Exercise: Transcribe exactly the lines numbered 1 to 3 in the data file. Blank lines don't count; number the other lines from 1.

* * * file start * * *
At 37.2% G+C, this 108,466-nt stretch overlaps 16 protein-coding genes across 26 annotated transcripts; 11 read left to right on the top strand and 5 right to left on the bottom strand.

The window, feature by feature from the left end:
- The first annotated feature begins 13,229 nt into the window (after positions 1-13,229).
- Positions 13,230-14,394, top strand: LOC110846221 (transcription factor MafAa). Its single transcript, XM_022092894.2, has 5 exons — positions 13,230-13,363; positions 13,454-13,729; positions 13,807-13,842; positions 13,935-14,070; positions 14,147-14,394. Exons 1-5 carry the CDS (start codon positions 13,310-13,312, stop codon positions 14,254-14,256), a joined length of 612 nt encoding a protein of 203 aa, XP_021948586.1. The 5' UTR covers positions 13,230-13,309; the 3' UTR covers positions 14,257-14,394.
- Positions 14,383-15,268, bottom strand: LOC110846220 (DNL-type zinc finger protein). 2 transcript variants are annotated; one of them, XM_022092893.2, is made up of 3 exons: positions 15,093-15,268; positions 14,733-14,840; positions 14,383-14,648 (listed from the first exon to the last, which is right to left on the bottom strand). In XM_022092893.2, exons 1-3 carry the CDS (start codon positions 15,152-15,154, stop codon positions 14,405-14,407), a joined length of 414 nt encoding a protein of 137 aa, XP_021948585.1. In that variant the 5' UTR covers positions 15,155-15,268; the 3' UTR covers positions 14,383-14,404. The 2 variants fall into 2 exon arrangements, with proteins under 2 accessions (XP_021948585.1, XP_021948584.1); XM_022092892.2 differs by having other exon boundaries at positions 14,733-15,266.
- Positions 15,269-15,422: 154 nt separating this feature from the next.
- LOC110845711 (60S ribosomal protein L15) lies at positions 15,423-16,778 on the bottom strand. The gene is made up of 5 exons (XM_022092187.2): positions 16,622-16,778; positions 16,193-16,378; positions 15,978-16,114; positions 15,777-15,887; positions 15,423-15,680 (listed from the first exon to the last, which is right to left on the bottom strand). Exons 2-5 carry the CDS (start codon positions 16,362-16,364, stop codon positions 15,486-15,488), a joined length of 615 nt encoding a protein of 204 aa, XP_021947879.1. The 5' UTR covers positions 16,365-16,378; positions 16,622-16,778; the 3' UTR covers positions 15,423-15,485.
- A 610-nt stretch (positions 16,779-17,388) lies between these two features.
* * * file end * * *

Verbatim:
At 37.2% G+C, this 108,466-nt stretch overlaps 16 protein-coding genes across 26 annotated transcripts; 11 read left to right on the top strand and 5 right to left on the bottom strand.

The window, feature by feature from the left end:
- The first annotated feature begins 13,229 nt into the window (after positions 1-13,229).